Even though she has become a staple on national news shows — local reporters complained that she speaks to Fox News more than Arizona journalists — Brewer still lives in the house in suburban Glendale where she raised her children, and she has been spotted at Walmart and Ross Dress for Less.

She speaks with the sometimes oddball diction of
someone who has spent her adult life in the bureaucratic world of state
politics. At a news conference this month to warn people about devices
that steal credit card numbers at gas pumps, Brewer said: “It is most
important that people remain vigilant. … They do not want to be the
recipient of being victimized.”

When she became governor, Brewer walked into a
budget deficit that was nearly one-third the size of the state’s
general fund — on a per-capita basis, one that rivaled California’s
as the biggest in the nation. She slashed spending, sold the capitol
building that houses her office and made the state the first to
withdraw from a federal program to provide health care to children just
above the poverty line.

But she still struggled to balance the budget. In a
tax-averse state, she decided she needed to ask voters to approve the
three-year, 1 percent sales tax hike. Her Republican colleagues in the
statehouse were aghast. At one point in the acrimonious budget process,
Brewer sued them.

Then, on April 23, she signed SB 1070 — and her poll numbers skyrocketed.

At the time, Brewer had been even with several
challengers in the GOP primary who were angered by her proposed tax
hike. But in May the tax passed easily with 65 percent of the vote.

Republicans steadily began dropping out of the primary. One, a wealthy businessman named Buz Mills who spent $3 million
on the race, said he couldn’t match the free publicity that SB 1070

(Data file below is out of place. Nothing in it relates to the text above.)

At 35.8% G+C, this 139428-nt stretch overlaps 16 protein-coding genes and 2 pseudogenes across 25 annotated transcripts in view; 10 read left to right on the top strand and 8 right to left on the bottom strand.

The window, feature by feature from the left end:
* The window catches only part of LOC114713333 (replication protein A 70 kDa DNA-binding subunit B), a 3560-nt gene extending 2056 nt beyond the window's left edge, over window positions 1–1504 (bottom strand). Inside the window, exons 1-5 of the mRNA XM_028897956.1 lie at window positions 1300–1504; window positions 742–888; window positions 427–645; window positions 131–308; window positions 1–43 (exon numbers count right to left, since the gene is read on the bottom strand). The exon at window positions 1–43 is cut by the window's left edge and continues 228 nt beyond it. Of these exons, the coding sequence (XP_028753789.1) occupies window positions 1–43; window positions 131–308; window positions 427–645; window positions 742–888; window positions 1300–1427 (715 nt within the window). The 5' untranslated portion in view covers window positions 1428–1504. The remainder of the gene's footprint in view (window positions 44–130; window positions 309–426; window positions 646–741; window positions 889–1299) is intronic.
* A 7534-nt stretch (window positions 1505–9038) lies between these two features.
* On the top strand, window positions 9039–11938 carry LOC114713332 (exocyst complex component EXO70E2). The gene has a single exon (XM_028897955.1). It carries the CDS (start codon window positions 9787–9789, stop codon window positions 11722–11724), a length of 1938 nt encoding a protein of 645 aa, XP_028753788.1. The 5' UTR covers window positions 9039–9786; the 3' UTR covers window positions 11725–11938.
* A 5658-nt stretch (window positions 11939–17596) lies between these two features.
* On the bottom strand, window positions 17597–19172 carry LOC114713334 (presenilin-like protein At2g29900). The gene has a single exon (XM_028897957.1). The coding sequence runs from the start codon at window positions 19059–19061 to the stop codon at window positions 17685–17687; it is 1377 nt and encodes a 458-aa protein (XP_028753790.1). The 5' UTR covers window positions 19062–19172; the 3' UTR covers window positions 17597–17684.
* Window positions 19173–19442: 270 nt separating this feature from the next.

gave Brewer. The governor easily won the August primary, even after a
federal judge ruled that much of the law is unconstitutional and put it
on hold.

Merrill said that Brewer’s embrace of the law has
positioned her as a champion for her state. As such, he said, she has
garnered sympathy from people who see her 16-second “brain freeze,” as
she called her silence in the debate, as only human.

Goddard, Brewer’s opponent, opposed 1070 and said in
an interview that Brewer has benefited from simple demagoguery. During
the debate, Goddard pushed the governor to renounce her false claim
that immigration violence had become so bad that headless bodies were
being uncovered in the desert. She eventually did — but only after
fleeing a post-debate news conference with reporters shouting questions
at her. On Friday, Goddard released ads hammering at the issue.

“I still can’t imagine the sort of sinister
calculation that would lead someone, as chief executive of her state,
to do something with malice aforethought that would do so much damage
to her state,” Goddard said. “I’ve done more on border security than Jan Brewer’s ever thought about.”

Brewer said she’s surprised at the attention she has
received since signing the immigration law, but says her fans
appreciate her because she is true to herself.

“I have been in public service for 28 years,” she said. “People know Jan Brewer and they support her, and I would like to believe that they love her.”

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(c) 2010, Los Angeles Times.